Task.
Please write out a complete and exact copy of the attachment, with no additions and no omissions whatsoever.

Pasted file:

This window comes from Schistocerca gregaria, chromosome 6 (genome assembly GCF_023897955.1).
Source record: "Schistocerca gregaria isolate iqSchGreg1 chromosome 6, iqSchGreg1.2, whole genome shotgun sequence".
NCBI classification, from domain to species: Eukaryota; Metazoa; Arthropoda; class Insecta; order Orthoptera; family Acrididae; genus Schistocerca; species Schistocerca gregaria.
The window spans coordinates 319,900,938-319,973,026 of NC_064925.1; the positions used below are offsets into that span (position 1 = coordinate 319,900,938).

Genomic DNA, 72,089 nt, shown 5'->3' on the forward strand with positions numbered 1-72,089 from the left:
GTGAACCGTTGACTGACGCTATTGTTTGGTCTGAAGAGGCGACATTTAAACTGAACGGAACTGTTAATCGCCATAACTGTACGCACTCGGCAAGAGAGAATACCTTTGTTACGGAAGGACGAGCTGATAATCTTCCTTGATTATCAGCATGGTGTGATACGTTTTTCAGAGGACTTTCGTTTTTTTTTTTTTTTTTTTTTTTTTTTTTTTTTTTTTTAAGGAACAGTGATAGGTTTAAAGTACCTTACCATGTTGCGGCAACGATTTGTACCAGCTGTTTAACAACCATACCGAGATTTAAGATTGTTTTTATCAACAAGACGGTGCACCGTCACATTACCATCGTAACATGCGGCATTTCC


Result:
This window comes from Schistocerca gregaria, chromosome 6 (genome assembly GCF_023897955.1).
Source record: "Schistocerca gregaria isolate iqSchGreg1 chromosome 6, iqSchGreg1.2, whole genome shotgun sequence".
NCBI classification, from domain to species: Eukaryota; Metazoa; Arthropoda; class Insecta; order Orthoptera; family Acrididae; genus Schistocerca; species Schistocerca gregaria.
The window spans coordinates 319,900,938-319,973,026 of NC_064925.1; the positions used below are offsets into that span (position 1 = coordinate 319,900,938).

Genomic DNA, 72,089 nt, shown 5'->3' on the forward strand with positions numbered 1-72,089 from the left:
GTGAACCGTTGACTGACGCTATTGTTTGGTCTGAAGAGGCGACATTTAAACTGAACGGAACTGTTAATCGCCATAACTGTACGCACTCGGCAAGAGAGAATACCTTTGTTACGGAAGGACGAGCTGATAATCTTCCTTGATTATCAGCATGGTGTGATACGTTTTTCAGAGGACTTTCGTTTTTTTTTTTTTTTTTTTTTTTTTTTTTTTTTTTTTTAAGGAACAGTGATAGGTTTAAAGTACCTTACCATGTTGCGGCAACGATTTGTACCAGCTGTTTAACAACCATACCGAGATTTAAGATTGTTTTTATCAACAAGACGGTGCACCGTCACATTACCATCGTAACATGCGGCATTTCC